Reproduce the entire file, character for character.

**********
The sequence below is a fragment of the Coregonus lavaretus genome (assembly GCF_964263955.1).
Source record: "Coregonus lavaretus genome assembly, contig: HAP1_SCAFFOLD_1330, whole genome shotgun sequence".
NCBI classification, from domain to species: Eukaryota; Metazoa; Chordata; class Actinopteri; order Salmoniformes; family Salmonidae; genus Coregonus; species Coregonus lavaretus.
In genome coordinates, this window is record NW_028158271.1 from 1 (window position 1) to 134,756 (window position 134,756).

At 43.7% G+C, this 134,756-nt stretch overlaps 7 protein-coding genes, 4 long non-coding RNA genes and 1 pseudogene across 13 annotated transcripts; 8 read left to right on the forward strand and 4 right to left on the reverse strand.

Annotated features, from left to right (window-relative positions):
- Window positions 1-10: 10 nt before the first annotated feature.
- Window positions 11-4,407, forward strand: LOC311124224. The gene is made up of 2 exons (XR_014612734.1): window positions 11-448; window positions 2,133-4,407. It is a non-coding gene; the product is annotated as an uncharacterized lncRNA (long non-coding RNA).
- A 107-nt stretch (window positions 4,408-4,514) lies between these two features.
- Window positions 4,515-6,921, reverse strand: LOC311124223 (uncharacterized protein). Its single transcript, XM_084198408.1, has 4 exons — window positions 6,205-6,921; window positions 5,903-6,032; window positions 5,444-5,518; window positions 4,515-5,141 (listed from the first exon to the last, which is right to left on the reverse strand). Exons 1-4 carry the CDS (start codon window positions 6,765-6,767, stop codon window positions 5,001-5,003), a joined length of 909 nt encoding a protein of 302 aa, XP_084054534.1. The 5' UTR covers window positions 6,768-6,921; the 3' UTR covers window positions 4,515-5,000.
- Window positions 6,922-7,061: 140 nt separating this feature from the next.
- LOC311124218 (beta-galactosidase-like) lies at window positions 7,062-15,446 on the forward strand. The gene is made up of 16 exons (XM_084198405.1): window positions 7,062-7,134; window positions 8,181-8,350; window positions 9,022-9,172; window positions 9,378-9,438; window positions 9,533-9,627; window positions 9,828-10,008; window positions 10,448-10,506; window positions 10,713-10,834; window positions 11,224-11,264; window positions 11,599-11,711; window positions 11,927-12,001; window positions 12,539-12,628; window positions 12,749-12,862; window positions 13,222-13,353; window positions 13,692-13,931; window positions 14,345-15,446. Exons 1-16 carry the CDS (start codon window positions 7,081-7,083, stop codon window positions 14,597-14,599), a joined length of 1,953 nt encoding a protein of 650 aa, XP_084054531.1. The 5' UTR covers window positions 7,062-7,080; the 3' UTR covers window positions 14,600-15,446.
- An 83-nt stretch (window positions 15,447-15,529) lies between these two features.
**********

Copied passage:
The sequence below is a fragment of the Coregonus lavaretus genome (assembly GCF_964263955.1).
Source record: "Coregonus lavaretus genome assembly, contig: HAP1_SCAFFOLD_1330, whole genome shotgun sequence".
NCBI classification, from domain to species: Eukaryota; Metazoa; Chordata; class Actinopteri; order Salmoniformes; family Salmonidae; genus Coregonus; species Coregonus lavaretus.
In genome coordinates, this window is record NW_028158271.1 from 1 (window position 1) to 134,756 (window position 134,756).

At 43.7% G+C, this 134,756-nt stretch overlaps 7 protein-coding genes, 4 long non-coding RNA genes and 1 pseudogene across 13 annotated transcripts; 8 read left to right on the forward strand and 4 right to left on the reverse strand.

Annotated features, from left to right (window-relative positions):
- Window positions 1-10: 10 nt before the first annotated feature.
- Window positions 11-4,407, forward strand: LOC311124224. The gene is made up of 2 exons (XR_014612734.1): window positions 11-448; window positions 2,133-4,407. It is a non-coding gene; the product is annotated as an uncharacterized lncRNA (long non-coding RNA).
- A 107-nt stretch (window positions 4,408-4,514) lies between these two features.
- Window positions 4,515-6,921, reverse strand: LOC311124223 (uncharacterized protein). Its single transcript, XM_084198408.1, has 4 exons — window positions 6,205-6,921; window positions 5,903-6,032; window positions 5,444-5,518; window positions 4,515-5,141 (listed from the first exon to the last, which is right to left on the reverse strand). Exons 1-4 carry the CDS (start codon window positions 6,765-6,767, stop codon window positions 5,001-5,003), a joined length of 909 nt encoding a protein of 302 aa, XP_084054534.1. The 5' UTR covers window positions 6,768-6,921; the 3' UTR covers window positions 4,515-5,000.
- Window positions 6,922-7,061: 140 nt separating this feature from the next.
- LOC311124218 (beta-galactosidase-like) lies at window positions 7,062-15,446 on the forward strand. The gene is made up of 16 exons (XM_084198405.1): window positions 7,062-7,134; window positions 8,181-8,350; window positions 9,022-9,172; window positions 9,378-9,438; window positions 9,533-9,627; window positions 9,828-10,008; window positions 10,448-10,506; window positions 10,713-10,834; window positions 11,224-11,264; window positions 11,599-11,711; window positions 11,927-12,001; window positions 12,539-12,628; window positions 12,749-12,862; window positions 13,222-13,353; window positions 13,692-13,931; window positions 14,345-15,446. Exons 1-16 carry the CDS (start codon window positions 7,081-7,083, stop codon window positions 14,597-14,599), a joined length of 1,953 nt encoding a protein of 650 aa, XP_084054531.1. The 5' UTR covers window positions 7,062-7,080; the 3' UTR covers window positions 14,600-15,446.
- An 83-nt stretch (window positions 15,447-15,529) lies between these two features.